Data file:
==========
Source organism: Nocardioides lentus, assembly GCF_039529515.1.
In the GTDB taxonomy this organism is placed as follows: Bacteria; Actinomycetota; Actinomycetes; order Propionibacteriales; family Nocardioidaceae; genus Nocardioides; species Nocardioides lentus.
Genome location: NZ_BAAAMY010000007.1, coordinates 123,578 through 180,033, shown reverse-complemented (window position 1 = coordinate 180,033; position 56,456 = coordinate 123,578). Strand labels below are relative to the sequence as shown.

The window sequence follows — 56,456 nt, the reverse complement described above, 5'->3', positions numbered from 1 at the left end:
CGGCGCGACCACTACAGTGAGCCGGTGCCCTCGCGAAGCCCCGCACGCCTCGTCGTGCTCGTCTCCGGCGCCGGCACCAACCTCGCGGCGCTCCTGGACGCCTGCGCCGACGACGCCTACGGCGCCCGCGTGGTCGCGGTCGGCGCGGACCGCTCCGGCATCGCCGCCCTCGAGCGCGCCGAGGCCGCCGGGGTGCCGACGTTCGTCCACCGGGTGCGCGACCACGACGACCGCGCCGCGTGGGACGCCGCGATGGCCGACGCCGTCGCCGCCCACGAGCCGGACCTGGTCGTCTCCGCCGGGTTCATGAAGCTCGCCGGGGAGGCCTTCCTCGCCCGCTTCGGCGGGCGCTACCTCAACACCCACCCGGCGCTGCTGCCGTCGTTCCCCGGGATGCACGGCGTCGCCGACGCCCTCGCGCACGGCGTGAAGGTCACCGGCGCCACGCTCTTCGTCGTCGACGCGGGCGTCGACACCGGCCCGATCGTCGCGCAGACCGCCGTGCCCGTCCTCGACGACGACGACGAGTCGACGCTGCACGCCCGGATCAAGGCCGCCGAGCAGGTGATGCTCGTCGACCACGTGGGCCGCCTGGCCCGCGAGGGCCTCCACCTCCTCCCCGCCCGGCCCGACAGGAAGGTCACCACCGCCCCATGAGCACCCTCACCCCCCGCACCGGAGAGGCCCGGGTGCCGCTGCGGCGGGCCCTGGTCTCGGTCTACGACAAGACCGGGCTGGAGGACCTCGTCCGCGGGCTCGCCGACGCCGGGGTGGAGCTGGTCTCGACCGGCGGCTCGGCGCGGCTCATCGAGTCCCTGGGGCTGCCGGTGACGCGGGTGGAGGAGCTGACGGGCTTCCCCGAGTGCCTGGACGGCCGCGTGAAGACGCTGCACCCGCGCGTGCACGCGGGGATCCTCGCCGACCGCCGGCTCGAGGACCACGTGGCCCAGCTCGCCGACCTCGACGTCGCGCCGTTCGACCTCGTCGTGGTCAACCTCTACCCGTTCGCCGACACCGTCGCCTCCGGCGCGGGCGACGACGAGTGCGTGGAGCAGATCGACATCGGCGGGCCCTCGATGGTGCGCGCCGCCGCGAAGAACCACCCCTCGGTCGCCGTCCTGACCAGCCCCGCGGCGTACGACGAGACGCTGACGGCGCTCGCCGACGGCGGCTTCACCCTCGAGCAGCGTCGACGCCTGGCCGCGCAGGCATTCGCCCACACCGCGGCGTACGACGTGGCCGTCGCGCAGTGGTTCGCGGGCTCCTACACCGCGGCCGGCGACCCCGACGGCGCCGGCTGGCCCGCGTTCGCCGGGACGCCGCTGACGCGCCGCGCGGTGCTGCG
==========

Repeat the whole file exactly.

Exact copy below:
Source organism: Nocardioides lentus, assembly GCF_039529515.1.
In the GTDB taxonomy this organism is placed as follows: Bacteria; Actinomycetota; Actinomycetes; order Propionibacteriales; family Nocardioidaceae; genus Nocardioides; species Nocardioides lentus.
Genome location: NZ_BAAAMY010000007.1, coordinates 123,578 through 180,033, shown reverse-complemented (window position 1 = coordinate 180,033; position 56,456 = coordinate 123,578). Strand labels below are relative to the sequence as shown.

The window sequence follows — 56,456 nt, the reverse complement described above, 5'->3', positions numbered from 1 at the left end:
CGGCGCGACCACTACAGTGAGCCGGTGCCCTCGCGAAGCCCCGCACGCCTCGTCGTGCTCGTCTCCGGCGCCGGCACCAACCTCGCGGCGCTCCTGGACGCCTGCGCCGACGACGCCTACGGCGCCCGCGTGGTCGCGGTCGGCGCGGACCGCTCCGGCATCGCCGCCCTCGAGCGCGCCGAGGCCGCCGGGGTGCCGACGTTCGTCCACCGGGTGCGCGACCACGACGACCGCGCCGCGTGGGACGCCGCGATGGCCGACGCCGTCGCCGCCCACGAGCCGGACCTGGTCGTCTCCGCCGGGTTCATGAAGCTCGCCGGGGAGGCCTTCCTCGCCCGCTTCGGCGGGCGCTACCTCAACACCCACCCGGCGCTGCTGCCGTCGTTCCCCGGGATGCACGGCGTCGCCGACGCCCTCGCGCACGGCGTGAAGGTCACCGGCGCCACGCTCTTCGTCGTCGACGCGGGCGTCGACACCGGCCCGATCGTCGCGCAGACCGCCGTGCCCGTCCTCGACGACGACGACGAGTCGACGCTGCACGCCCGGATCAAGGCCGCCGAGCAGGTGATGCTCGTCGACCACGTGGGCCGCCTGGCCCGCGAGGGCCTCCACCTCCTCCCCGCCCGGCCCGACAGGAAGGTCACCACCGCCCCATGAGCACCCTCACCCCCCGCACCGGAGAGGCCCGGGTGCCGCTGCGGCGGGCCCTGGTCTCGGTCTACGACAAGACCGGGCTGGAGGACCTCGTCCGCGGGCTCGCCGACGCCGGGGTGGAGCTGGTCTCGACCGGCGGCTCGGCGCGGCTCATCGAGTCCCTGGGGCTGCCGGTGACGCGGGTGGAGGAGCTGACGGGCTTCCCCGAGTGCCTGGACGGCCGCGTGAAGACGCTGCACCCGCGCGTGCACGCGGGGATCCTCGCCGACCGCCGGCTCGAGGACCACGTGGCCCAGCTCGCCGACCTCGACGTCGCGCCGTTCGACCTCGTCGTGGTCAACCTCTACCCGTTCGCCGACACCGTCGCCTCCGGCGCGGGCGACGACGAGTGCGTGGAGCAGATCGACATCGGCGGGCCCTCGATGGTGCGCGCCGCCGCGAAGAACCACCCCTCGGTCGCCGTCCTGACCAGCCCCGCGGCGTACGACGAGACGCTGACGGCGCTCGCCGACGGCGGCTTCACCCTCGAGCAGCGTCGACGCCTGGCCGCGCAGGCATTCGCCCACACCGCGGCGTACGACGTGGCCGTCGCGCAGTGGTTCGCGGGCTCCTACACCGCGGCCGGCGACCCCGACGGCGCCGGCTGGCCCGCGTTCGCCGGGACGCCGCTGACGCGCCGCGCGGTGCTGCG